The third step out of the darkness is recognizing that the power of Christ can be perfected in a person’s personal weakness (2 Corinthians 12:9). When we recognize our weaknesses, embrace them as a part of wholeness, and bring them out of the shadows of our lives so God can redeem them, we eliminate their controlling effects in our lives.
The fourth step is finding our true identity in Christ. The previous three steps will be difficult if not impossible to take if a pastor does not understand his true identity in Christ. He must understand that God loves him completely as he is — even with his dysfunctions — and that God has allowed these to exist in his life so He can facilitate spiritual growth toward wholeness. In Christ, believers are holy and blameless. This is our spiritual position. But believers do not always live out the wholeness Christ made possible because of dysfunctions that result from sin. However, when people fully embrace who they are in Christ, they are provided with the confidence to process their dysfunction(s) in emotional safety. They can then integrate their dysfunctions into their lives, rather than continue to hide them in the shadow side of their personality because of their shame.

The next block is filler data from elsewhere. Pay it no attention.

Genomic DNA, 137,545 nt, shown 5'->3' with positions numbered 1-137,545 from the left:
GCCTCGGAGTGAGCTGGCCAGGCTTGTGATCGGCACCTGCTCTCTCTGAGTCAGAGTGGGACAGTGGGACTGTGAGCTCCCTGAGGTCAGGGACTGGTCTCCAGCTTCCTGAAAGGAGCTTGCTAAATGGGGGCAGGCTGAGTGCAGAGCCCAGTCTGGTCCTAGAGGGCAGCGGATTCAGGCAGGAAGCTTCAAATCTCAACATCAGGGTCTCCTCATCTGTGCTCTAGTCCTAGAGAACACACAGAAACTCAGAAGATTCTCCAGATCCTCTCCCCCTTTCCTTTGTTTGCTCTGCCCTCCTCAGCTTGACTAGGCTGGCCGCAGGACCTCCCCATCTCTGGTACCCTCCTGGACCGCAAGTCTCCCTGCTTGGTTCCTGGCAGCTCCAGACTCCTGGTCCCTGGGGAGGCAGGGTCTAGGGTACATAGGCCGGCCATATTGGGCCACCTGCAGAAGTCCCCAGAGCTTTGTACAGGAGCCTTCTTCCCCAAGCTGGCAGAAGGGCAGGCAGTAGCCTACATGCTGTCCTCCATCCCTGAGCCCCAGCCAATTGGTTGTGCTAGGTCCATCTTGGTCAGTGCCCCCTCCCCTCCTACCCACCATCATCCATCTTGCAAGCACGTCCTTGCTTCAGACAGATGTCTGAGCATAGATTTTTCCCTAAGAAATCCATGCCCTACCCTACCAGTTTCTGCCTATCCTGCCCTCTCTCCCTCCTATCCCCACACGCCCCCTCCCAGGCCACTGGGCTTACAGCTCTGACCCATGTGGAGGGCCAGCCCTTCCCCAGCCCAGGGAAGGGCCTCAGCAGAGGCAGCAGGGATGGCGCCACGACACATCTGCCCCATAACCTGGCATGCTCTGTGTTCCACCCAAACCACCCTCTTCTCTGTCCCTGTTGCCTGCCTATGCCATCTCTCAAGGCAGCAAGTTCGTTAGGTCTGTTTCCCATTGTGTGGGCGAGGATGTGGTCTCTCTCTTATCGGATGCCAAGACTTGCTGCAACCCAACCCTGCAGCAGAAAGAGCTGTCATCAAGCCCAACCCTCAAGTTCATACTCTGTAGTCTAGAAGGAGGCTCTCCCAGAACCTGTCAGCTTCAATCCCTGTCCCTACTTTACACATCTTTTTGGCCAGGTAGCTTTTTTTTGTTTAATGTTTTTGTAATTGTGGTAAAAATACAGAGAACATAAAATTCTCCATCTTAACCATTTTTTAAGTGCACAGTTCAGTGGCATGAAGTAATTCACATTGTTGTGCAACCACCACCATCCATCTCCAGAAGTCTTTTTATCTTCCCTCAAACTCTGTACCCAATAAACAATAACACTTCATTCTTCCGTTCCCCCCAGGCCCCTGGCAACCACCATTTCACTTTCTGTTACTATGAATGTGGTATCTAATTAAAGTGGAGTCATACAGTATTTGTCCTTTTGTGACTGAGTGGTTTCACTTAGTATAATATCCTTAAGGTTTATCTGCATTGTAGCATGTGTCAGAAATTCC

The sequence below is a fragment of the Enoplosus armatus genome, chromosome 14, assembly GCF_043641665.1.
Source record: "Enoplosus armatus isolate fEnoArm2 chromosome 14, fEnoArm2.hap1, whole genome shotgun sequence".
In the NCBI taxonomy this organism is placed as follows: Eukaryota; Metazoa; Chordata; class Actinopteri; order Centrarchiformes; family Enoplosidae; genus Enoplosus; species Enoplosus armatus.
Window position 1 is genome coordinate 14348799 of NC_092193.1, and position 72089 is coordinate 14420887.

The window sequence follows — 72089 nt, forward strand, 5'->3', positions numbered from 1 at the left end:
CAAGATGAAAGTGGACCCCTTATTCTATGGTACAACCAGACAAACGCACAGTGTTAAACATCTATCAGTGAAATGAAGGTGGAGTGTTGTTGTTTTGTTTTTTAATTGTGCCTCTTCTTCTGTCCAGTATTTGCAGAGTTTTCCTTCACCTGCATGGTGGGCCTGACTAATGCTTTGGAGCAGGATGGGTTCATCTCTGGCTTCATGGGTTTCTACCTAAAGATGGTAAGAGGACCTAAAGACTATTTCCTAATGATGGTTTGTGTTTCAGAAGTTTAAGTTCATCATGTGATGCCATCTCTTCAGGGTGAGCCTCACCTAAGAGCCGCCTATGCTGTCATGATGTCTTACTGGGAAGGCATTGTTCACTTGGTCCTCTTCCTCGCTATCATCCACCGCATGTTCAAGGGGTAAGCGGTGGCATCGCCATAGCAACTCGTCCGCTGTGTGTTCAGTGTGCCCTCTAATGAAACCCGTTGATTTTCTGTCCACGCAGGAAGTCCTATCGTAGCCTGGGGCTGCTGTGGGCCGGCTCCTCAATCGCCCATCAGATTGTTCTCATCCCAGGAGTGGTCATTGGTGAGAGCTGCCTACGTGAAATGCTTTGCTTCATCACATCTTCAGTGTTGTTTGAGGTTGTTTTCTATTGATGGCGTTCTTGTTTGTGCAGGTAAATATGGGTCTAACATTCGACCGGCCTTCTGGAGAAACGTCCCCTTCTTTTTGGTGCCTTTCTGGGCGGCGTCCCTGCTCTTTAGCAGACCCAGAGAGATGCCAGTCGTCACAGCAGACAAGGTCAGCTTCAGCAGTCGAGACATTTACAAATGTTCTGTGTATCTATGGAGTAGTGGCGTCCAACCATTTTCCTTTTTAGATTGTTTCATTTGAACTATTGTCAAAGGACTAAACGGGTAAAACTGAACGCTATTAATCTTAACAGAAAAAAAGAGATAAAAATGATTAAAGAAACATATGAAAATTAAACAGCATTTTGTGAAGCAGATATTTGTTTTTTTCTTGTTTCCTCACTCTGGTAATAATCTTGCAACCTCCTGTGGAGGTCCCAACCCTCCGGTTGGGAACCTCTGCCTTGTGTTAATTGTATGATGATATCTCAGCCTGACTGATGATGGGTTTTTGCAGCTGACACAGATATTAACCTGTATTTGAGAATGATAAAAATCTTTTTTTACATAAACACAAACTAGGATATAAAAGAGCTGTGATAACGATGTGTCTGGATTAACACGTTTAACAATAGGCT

For the insecure pastor who has learned to mask or hide his insecurities and compensate for them in unhealthy ways, there is hope and the real possibility of becoming whole in Christ and allowing his dysfunctions to become the rich spiritual soil from which his most effective ministry might come. May God help pastors to live and lead from places of wholeness and freedom, rather than guilt and shame.